I honestly think he was doing his best to be a dad to me. He'd call me occasionally during the school year and we'd talk for a bit, but any long distance relationship is going to be strained, let alone one where there's been a divorce etc.
Even at the time of those boat rides, young as I was, I knew he was trying and that meant a lot to me.
You're probably thinking, this girl is living in deep denial. Wrong. I had years of hating my parents and my step-mother. Years of hurt, rejection, and years of bitterness. However-those boat rides were sweet to me and looking back I can see many fathers in my dad, clueless on what to do with a pre-adolescent daughter.

July 12, 2007

Bit 2

Well, I'm back with part 2 of "That's My Life."
If you remember from my earlier post, I was living with my brother in Evergreen Colorado. I enjoyed that very much....it was so good to get to know him and my sister-in-law and play with my 2 nephews. However, I missed my "old" life and adjusting to all the changes was overwhelming at times.
I'd started 4th grade before mom was able to sell our house and come west. We continued to stay with my brother for awhile while mom tried to find a place for us to live.
One afternoon, in November, my teacher handed me a note from the school office. My mom had called and wanted me to take a different bus home that day. I was to get off the bus at Sunnybrook Lodge and go to Unit 9. I had no idea what that was all about but I followed the note's instructions. When I arrived at Unit 9 I timidly knocked on the door. My mom opened the door and I was home! It was a tiny place-just big enough for a double bed, a table and 2 chairs, and a teeny tiny kitchen. Mom had baked a pumpkin pie and had a chicken roasting in the oven. It smelled just like the holidays we'd had in Illinois. The room was warm, cozy, and small. This is one of my most treasured memories because for the first time in a terribly long time I felt safe, loved, and like we were a family again.
Sunnybrook Lodge was actually a small vacation spot in Evergreen. There was a large main building where the owners lived, and then 9 units designed to be rented out by the day, week or month. Each unit was a different size, but they all came with kitchens, a small livingroom, and at least 1 bedroom. I'm telling you all this because mom and I didn't stay there for a day, a week, or a month. We ended up living at Sunnybrook Lodge for years. We bounced around from unit to unit depending on the needs and special requests of actual vacationers, so after a time I began to look at the whole place as "home".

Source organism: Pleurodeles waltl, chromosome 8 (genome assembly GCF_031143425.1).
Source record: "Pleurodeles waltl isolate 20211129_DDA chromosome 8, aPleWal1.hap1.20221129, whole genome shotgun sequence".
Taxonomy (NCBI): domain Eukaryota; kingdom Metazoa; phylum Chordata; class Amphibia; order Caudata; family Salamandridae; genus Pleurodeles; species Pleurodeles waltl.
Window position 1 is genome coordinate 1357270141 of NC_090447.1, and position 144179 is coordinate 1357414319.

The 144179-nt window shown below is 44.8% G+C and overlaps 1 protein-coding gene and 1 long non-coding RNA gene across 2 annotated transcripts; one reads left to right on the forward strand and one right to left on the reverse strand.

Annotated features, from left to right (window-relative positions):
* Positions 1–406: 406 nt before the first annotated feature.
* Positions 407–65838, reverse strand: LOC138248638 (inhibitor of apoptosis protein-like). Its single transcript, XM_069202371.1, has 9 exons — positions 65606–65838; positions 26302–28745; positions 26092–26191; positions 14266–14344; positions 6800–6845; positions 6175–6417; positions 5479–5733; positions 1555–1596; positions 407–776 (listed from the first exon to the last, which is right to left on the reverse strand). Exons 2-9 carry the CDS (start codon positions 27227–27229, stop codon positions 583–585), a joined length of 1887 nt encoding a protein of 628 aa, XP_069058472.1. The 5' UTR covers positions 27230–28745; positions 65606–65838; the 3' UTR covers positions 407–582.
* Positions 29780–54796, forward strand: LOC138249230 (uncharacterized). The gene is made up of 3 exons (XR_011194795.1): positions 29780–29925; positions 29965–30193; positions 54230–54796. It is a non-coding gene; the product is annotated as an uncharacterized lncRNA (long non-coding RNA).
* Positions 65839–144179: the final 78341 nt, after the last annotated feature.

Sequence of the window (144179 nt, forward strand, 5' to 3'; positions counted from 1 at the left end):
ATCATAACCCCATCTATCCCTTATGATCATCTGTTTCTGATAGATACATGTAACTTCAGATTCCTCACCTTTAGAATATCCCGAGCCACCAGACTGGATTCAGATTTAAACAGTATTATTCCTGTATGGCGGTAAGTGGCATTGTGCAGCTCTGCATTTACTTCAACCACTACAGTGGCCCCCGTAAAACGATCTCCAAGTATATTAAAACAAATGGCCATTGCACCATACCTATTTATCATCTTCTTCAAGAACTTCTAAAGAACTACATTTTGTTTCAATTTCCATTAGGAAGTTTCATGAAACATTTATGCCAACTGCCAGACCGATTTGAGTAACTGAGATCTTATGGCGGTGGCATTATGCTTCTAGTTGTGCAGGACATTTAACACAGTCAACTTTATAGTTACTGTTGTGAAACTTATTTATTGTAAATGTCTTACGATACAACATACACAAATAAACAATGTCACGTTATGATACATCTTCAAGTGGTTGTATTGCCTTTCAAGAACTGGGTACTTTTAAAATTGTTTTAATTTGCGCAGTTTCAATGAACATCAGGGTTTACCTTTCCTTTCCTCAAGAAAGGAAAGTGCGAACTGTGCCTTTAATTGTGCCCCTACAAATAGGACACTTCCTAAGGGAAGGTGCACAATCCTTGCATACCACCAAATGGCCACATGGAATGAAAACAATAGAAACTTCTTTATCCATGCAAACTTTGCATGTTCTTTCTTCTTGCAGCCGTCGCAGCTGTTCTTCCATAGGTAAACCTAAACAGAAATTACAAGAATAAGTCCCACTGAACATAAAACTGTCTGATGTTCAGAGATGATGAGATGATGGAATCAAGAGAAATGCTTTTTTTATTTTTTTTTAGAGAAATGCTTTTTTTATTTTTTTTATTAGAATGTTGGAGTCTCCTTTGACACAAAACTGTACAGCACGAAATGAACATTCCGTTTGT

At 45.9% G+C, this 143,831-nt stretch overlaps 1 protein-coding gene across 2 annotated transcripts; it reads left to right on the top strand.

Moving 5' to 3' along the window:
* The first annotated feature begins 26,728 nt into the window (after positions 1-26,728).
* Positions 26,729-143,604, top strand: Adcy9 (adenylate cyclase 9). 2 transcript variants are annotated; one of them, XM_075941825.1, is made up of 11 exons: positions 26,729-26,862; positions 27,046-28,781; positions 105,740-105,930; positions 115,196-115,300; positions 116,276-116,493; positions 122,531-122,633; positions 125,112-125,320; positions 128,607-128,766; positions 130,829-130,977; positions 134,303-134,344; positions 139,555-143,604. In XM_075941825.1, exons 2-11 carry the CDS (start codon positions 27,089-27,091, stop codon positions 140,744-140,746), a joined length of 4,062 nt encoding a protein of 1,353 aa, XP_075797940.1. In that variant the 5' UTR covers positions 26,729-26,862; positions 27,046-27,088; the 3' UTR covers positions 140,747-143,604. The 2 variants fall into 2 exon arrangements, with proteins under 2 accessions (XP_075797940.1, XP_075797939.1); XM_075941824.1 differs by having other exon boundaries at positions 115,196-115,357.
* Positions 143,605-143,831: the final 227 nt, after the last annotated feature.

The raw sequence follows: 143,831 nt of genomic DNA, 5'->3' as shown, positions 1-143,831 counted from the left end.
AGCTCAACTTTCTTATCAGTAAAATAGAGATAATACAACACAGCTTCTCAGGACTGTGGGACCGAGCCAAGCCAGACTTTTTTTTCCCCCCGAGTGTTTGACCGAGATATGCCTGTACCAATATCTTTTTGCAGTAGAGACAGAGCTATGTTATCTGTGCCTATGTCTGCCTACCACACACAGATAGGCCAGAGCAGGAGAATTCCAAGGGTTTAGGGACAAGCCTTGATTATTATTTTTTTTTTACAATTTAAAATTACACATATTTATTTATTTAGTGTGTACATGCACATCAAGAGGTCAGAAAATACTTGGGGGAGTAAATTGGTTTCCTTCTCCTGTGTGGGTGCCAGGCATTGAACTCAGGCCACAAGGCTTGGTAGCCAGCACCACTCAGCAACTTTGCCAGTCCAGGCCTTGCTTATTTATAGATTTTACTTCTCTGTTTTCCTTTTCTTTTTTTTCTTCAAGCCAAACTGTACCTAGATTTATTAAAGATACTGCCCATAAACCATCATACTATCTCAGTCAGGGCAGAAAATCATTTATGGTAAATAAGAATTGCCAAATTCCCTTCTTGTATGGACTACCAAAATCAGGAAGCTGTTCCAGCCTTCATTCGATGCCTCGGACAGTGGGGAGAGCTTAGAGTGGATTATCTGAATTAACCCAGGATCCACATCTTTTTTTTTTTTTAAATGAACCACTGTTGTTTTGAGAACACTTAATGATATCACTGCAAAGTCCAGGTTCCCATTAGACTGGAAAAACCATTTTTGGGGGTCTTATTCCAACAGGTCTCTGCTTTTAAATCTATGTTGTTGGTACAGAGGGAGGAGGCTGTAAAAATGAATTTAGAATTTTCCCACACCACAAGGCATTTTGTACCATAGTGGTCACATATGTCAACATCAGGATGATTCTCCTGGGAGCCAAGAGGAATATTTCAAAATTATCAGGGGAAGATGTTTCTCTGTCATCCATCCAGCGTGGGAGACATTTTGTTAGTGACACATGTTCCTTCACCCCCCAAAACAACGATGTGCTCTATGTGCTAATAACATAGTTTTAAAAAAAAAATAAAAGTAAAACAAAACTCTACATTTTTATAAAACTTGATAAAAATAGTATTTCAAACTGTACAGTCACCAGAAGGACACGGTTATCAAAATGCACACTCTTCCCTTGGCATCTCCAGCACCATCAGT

Mom found a job working evenings a pharmacy so I became a "latch-key" kid before the word was invented. She wouldn't get home from work until 9:30pm-my imagination was vivid and once it got dark I was terrified until I heard her key in the lock.
I was given strange looks at school because of my life. Mom and I had turned to food, especially chocolate, :-) for comfort. Since we needed a lot of comforting, I was quite plump. I was the only kid I knew who's parents were divorced, who's mom worked evenings, who had 3 "whole" brothers, a step-mother, 3 "half" brothers, and 2 step-siblings. Not to mention the fact that I didn't have an actual home.
At this point I should tell you what my dad and 3 brothers were up to:
Dad-remarried with 3 new sons. Living in a beautiful, large home on a small lake in a small town in Michigan.
Frank-a wildlife conservation officer with a wife and 2 sweet boys.
Tony-Hitchhiking back and forth across the west, marching down the hippy trail, experimenting with world religions and drugs.
Jimmy-joined the navy. When he got out he too traveled the country and played with drugs and "hippyness."
Both Tony and Jimmy would pop in and out for visits now and then but after a week or so they'd be off into the wilds again. At this point Jimmy was the brother I felt closest to. He was nearer my age than my other brothers, and was the only person in my life who seemed to understand what I was thinking and feeling. Jimmy would sit and make eye contact with me. He'd listen to me and put up with my little sister pestiness with great patience. Every time he came for a visit he'd bring me a present. A jewelry box. A chess set. Plastic jewely he'd picked up from a Mardi Gras parade.... I knew he was thinking about me and loving me even though he wasn't with us. Jimmy is also the one who opened the world of books for me. He brought me a book one day called The Phantom Toll Booth. I read it and from that moment on I've loved reading.
When I was in 6th grade we moved into an apartment for one year. I think it was too expensive because after that year it was back to Sunnybrook. However, that year turned out to be one of the most painfilled years of my life.
One evening my mom and a friend were visiting in our little diningroom and I was getting ready for bed when the phone rang. I heard my mom answer it then I noticed her voice change. Suddenly she yelled, "NO! No!" She dropped the phone, fell to floor sobbing and finally choked out, "Jimmy's dead." We both sat on the floor and cried for a long time......Jimmy had been riding his Harley down a street somewhere in Florida when a drunk driver ran a red light and hit him. That was the straw that broke the camel's back for mom.